- He would forever be remembered as a failure. And the only way to overcome such a handicap would be to continue in politics thus at the end becoming like the “same old politicians.” Of course, the great difference is that he would be falling from glory, and in which case hitting the bottom can be much more painful.

- His popularity would dwindle because he would no more represent a role model or a neutral national figure free from the contamination of our body polity.

- He would definitely be looked upon with circumspect not only from his fellow politicians, but also and most particularly from their constituencies. There would now be camps for Weah and camps against Weah, unfortunately.

- Politicking leaves many open wounds that may be very difficult to overcome or heal especially when one comes from a glorious sphere. As politicians are overly scrutinised, their weaknesses in failure are mostly retained. None of us were ever interested before in Mr. Weah’s intellectual or managerial inaptitude, but now even his most ardent international admirers are in doubt.

I know, but beg for forgiveness if my naïve view of politics has in anyway offended the politicians whose noble profession has built great nations, kingdoms and empires. Like I have every respect and confident in my own profession, I do have the same regards for theirs. And now that my conscience is clear, I would like to conclude on this positive note: Has the candidacy of George Oppong Weah made any contribution thus far to our political landscape or vision?

First, I must admit that Weah’s candidacy has brought a lot of international attention to our general elections and fresh impetus to the process. Secondly, from the barrage of criticisms for and against the candidacy gives me the impression that Liberians can no more be under-estimated. We certainly know what we want and how to get it, if only we were left to be the champions of our own destiny.

Lastly and most important, the candidacy of Weah has something of an analogue in France. Due to political uncertainties during the French presidential elections in 1981 (after more than thirty years of right wing governments and the likely possibility that a combined socialist and communist coalition may get to power and upset the French political Establishment) a popular humorist, Michel Coluche, also declared his candidacy for the presidency. At first his declaration was taken as one of his humorist jokes; then suddenly the polls put his rating as high as 16% thus leaving the political candidates bewildered. The man had just occupied the entire political space; he had stolen the show so to speak. But it was not too long the politicians got their act together; they brought the political debate from the simplistic humorous perspective to serious national and international issues, the best political agenda to tackle them and who represented that agenda. Soon the pressure was on Michel Coluche; it was not too long he withdrew from the race, but he had already made the point: people regained interest in real national issues, in real solutions and in real politicians capable of carrying out the national agenda. Coluche – a school dropout at age 13 - and a man from a very modest social background, simple, honest and generous like George Oppong Weah, maintained his popularity intact to a point that he even founded the now famous “Restos du Coeur” (Restaurants of the Heart), a local NGO that today feeds thousands of homeless and poor during the winter season. Unfortunately though, almost at the eve of the next presidential elections (after general deception and political apathy from six years of socialist communist coalition experiment in power), Michel Coluche died tragically in June 1986 (as the story went, a truck ran into him on his motor bike or he ran into the truck).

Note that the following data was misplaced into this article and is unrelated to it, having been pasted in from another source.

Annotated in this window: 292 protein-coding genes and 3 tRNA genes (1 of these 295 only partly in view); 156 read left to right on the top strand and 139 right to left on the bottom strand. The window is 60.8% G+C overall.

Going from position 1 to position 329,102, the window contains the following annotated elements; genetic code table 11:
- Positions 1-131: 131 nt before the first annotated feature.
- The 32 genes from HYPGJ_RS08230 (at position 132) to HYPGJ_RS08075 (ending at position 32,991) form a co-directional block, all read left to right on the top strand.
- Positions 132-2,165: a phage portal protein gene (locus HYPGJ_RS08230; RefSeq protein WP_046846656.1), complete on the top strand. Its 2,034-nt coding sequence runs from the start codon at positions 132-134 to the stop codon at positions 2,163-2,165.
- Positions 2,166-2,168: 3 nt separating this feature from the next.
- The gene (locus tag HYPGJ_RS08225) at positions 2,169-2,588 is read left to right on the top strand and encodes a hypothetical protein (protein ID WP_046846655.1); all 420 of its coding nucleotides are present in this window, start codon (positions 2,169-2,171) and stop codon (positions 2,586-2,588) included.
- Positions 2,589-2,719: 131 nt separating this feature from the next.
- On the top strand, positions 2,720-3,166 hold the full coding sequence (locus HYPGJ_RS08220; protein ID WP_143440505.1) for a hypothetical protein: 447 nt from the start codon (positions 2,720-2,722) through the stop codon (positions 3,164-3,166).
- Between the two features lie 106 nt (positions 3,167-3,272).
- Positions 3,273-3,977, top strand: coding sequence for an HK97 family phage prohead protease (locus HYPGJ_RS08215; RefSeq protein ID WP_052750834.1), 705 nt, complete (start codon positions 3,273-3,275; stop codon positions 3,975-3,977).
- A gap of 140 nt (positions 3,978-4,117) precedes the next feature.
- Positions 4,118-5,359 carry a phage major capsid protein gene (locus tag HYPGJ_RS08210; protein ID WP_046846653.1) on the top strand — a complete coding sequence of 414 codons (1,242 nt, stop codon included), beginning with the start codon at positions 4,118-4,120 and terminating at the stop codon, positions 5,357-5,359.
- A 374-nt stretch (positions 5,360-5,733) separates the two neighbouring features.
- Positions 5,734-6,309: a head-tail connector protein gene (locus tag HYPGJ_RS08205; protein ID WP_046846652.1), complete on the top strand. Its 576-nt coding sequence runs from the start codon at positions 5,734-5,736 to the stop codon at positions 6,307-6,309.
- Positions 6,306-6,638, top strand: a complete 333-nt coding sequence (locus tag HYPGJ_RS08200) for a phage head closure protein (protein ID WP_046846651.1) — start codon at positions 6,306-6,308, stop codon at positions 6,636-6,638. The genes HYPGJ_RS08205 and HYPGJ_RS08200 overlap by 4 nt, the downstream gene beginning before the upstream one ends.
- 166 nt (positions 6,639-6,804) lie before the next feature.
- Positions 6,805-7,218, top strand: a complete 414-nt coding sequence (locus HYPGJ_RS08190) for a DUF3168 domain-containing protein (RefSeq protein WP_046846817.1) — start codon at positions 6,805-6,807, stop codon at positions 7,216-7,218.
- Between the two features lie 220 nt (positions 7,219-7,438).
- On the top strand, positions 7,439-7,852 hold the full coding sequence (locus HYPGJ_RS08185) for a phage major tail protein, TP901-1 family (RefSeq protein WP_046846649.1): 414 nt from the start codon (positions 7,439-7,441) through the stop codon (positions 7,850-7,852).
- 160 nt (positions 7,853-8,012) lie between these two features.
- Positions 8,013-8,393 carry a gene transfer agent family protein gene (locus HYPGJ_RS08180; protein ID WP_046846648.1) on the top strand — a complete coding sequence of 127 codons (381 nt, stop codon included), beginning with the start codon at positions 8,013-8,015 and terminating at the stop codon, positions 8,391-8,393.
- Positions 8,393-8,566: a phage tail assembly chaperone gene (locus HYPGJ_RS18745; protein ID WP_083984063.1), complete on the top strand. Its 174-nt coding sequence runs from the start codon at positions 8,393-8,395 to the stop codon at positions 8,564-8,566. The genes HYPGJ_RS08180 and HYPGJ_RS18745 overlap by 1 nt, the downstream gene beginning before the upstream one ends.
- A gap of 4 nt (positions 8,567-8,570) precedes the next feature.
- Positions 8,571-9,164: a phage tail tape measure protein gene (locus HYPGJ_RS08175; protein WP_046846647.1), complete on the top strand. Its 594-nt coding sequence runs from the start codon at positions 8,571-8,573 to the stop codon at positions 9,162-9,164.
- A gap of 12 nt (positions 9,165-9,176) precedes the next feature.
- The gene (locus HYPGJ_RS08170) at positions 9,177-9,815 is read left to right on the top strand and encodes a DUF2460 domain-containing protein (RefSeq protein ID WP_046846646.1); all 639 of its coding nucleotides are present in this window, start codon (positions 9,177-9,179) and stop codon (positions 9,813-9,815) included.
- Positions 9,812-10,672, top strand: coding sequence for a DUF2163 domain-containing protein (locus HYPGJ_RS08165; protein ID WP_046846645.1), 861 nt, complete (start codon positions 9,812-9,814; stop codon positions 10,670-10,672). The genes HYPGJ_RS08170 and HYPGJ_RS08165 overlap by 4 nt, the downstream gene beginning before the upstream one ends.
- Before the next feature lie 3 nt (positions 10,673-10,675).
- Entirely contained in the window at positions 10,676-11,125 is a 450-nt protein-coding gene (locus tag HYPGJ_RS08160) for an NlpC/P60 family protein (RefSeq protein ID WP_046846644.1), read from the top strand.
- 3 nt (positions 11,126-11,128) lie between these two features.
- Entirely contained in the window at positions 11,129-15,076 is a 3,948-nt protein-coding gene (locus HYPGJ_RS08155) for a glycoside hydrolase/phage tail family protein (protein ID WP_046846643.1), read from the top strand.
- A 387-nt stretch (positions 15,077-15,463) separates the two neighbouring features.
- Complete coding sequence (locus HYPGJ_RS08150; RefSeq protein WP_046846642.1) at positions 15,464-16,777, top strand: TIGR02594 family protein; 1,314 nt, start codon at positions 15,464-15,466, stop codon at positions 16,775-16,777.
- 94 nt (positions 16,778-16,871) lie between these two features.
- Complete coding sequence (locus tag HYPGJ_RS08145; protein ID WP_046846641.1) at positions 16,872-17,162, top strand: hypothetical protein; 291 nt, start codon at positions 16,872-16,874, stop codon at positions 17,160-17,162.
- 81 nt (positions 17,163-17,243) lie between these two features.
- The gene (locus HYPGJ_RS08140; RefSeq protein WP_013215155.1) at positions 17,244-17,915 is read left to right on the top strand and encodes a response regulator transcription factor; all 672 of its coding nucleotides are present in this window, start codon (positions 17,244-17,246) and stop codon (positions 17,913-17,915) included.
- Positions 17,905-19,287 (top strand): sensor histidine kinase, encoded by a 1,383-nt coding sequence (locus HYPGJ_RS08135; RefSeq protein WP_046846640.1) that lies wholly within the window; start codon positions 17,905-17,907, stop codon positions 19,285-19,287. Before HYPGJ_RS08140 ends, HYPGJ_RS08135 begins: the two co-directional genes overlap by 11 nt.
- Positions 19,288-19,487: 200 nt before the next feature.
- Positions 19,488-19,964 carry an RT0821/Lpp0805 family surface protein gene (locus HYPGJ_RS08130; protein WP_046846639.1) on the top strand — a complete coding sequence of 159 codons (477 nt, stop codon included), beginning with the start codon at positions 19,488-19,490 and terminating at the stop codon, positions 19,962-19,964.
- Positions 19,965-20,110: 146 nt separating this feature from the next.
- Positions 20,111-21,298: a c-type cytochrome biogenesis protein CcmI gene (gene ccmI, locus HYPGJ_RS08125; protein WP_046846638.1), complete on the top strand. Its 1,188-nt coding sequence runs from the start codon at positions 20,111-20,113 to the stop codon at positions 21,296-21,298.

It is at this juncture I have chosen to make this very personal appeal to George Oppong Weah (much so that we are both French Made) to withdraw his candidacy from the presidential race. The example of Michel Coluche proves that being useful to one’s country is not necessarily serving at the helm of power, but serving it in what best one has the expertise, experience and competence. With your enormous international recognition and personal wealth, you can establish yourself in the area of sports (creating and managing all-sports training centres/institutions throughout the country) to perpetuate your brilliant legacy. It is definitely clear also, Oppong, that you have made the point that while it is true that Liberia needs its very best for the national leadership, forty or so candidates for the presidency is a perfect recipe for confusion and chaos. In the process, your candidacy has brought enormous awareness as to the importance and implications of the presidential elections; and that people are certainly beginning to see that among the forty or so candidates there are charlatans; there are pure opportunists; there are politicians; and there are seasoned and very experienced politicians who are capable of effectively shouldering the responsibilities of our nation. Bow out then while time is still on your side.

Now the ball is squarely in the camp of our political leaders to get their act together and unit around a common national agenda to propel our country into a positive future. We are all stakeholders in the affairs of our nation; and we should never again allow simplistic populist view (empty of substance, but raises enormous false expectations) to hi-jack its destiny and the future of our children. We must bring back politics to its nobility - that nobility which laid the very foundation of our nation.